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Farmers have been burned by agtech too often. Here’s how to win back their trust

November 29, 2021

Michael Gilbert is the founder and CEO of Semios, a precision agriculture company based in Vancouver, Canada.

The views expressed in this guest commentary are the author’s own and do not necessarily reflect those of AFN.

Visiting farms these days, it’s not uncommon to see the ghosts of agtech promises scattering the fields. Abandoned weather stations stretch out like metal scarecrows. Forgotten soil moisture meters are nothing more than tripping hazards. The companies that installed them are long gone and the tools remain as a reminder of a failed investment.

As farms face increasing pressure in an era of unpredictable weather and tenuous supply chains, agtech can help improve sustainability and resiliency. But there’s a big problem: a growing trust gap between farmers and the tech companies trying to sell them on the next big thing.

The good news? This problem isn’t insurmountable. Farmers are still willing to listen if these technologies can actually save them time, money, and risk. Agtech companies are busy earning trust, and the successful ones are those who understand why the gap existed in the first place.

Trust is hard-earned

There are a number of reasons why farmers have been leery when it comes to tech companies with big promises. But the biggest one is the most obvious: they’ve been burned before.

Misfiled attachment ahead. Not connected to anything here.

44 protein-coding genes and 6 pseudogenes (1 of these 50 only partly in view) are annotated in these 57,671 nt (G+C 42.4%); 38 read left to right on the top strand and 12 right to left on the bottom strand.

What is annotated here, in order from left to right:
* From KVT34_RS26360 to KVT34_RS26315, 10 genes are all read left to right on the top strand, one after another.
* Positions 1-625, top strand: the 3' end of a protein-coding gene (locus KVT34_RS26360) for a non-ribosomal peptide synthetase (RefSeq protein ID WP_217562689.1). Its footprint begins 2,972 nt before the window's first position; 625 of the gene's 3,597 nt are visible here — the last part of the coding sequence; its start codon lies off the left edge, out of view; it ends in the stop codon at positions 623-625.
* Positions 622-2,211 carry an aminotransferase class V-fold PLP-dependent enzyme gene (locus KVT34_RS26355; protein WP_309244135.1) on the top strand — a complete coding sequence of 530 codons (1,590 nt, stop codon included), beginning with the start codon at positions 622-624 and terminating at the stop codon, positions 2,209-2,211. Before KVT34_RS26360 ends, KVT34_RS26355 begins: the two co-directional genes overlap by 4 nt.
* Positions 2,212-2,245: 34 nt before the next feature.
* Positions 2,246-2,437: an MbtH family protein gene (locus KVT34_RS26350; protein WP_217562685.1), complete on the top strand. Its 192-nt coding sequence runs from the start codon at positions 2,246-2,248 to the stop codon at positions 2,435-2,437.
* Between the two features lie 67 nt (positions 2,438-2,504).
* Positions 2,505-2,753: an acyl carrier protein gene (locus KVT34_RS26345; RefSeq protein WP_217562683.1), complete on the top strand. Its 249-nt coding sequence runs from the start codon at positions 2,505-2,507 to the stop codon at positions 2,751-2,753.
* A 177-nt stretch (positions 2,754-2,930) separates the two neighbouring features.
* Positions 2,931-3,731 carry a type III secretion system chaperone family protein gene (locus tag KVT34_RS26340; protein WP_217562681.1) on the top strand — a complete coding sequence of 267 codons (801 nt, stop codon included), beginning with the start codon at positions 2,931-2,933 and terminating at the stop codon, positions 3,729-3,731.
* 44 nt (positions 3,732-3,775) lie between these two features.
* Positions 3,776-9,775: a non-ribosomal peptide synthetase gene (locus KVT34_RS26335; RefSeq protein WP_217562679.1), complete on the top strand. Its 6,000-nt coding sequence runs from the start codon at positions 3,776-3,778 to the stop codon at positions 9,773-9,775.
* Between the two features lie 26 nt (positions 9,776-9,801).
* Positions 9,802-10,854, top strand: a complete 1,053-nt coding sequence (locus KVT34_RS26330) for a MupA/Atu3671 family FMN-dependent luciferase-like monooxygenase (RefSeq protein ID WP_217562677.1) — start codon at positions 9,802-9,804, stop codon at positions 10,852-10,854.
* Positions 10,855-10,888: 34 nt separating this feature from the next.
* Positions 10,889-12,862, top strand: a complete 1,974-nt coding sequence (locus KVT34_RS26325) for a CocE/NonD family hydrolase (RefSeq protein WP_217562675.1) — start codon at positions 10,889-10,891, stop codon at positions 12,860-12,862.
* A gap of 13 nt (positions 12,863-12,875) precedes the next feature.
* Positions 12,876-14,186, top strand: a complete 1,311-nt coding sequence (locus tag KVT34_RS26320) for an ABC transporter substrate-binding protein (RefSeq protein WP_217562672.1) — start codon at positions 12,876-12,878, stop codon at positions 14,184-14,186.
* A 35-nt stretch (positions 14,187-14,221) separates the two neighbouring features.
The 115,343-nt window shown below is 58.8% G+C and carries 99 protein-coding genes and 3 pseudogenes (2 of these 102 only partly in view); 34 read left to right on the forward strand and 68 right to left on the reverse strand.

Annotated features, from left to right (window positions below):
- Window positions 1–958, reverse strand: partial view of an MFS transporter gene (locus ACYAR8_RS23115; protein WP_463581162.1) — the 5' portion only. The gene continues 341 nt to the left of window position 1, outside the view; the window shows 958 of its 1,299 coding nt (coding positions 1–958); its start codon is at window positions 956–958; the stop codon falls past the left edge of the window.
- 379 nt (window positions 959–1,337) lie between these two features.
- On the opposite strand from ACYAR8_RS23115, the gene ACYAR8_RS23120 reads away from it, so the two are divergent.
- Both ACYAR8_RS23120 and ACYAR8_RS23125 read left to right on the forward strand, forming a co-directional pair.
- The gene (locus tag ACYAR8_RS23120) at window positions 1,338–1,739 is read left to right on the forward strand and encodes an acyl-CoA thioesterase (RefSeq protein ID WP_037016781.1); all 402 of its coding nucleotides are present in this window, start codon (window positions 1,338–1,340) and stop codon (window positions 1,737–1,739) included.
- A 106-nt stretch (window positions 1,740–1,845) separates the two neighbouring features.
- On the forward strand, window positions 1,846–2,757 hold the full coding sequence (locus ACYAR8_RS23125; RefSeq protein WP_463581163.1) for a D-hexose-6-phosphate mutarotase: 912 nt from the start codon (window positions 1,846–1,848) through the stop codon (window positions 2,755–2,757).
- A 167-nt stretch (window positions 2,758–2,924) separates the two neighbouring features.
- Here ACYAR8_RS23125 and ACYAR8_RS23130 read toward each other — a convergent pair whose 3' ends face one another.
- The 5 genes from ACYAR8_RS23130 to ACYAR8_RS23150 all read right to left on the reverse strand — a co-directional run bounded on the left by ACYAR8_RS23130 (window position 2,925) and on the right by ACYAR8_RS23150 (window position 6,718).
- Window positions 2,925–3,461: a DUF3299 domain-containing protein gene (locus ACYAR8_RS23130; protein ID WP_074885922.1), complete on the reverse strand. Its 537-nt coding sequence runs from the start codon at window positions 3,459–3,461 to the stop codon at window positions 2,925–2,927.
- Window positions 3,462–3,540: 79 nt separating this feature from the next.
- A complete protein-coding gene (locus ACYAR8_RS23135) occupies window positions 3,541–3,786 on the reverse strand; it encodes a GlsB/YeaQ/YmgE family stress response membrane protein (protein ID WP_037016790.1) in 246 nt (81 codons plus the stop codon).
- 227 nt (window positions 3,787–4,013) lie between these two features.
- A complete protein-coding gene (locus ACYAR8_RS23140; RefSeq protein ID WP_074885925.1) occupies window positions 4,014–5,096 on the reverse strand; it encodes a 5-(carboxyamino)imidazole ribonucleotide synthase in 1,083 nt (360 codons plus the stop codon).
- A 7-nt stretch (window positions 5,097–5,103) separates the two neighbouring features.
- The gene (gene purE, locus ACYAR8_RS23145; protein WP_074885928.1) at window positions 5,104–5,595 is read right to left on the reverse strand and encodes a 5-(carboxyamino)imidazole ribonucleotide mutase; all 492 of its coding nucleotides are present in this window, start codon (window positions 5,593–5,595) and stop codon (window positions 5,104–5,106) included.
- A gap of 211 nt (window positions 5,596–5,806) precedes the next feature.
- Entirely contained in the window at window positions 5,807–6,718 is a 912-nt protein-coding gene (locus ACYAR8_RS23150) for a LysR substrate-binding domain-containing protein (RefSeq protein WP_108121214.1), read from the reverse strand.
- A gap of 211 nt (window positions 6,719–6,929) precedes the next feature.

Some of this stems from a failure of agtech companies to understand their target audience. Few farms I’ve visited have an IT department. Usability and reliability are paramount, especially for farmers stretched thin and beholden to a timetable set by mother nature. In a profession where about 45% of people are already facing high stress levels, managing a complex tech stack of multiple platforms — each with their own reliability issues — isn’t an option. That means products sold without continuing support are destined to die in the field.

Other companies come in with good intentions, but put their focus in the wrong place. Even great products can fail if they only offer heaps of data and don’t dive into specific, actionable steps a farmer can take to solve a problem. I’ve seen so many platforms that provide insights farmers simply can’t act on – either because the data is too granular, or because the timetable is too condensed. A real-time alert about a mildew outbreak, for instance, means little to a farmer who requires days (or weeks) to mobilize the resources to fight it.

Then there’s the biggest challenge of all: a lack of humility around the dizzying complexity of farming. Overpromising from agtech companies is endemic, with founders touting the power of data and AI to solve anything and everything. But there is arguably no more complex biological system than the modern farm. And there’s also little margin for error. Test and iterate — the classic Silicon Valley approach — isn’t an option on farms where you have one chance a year to get things right.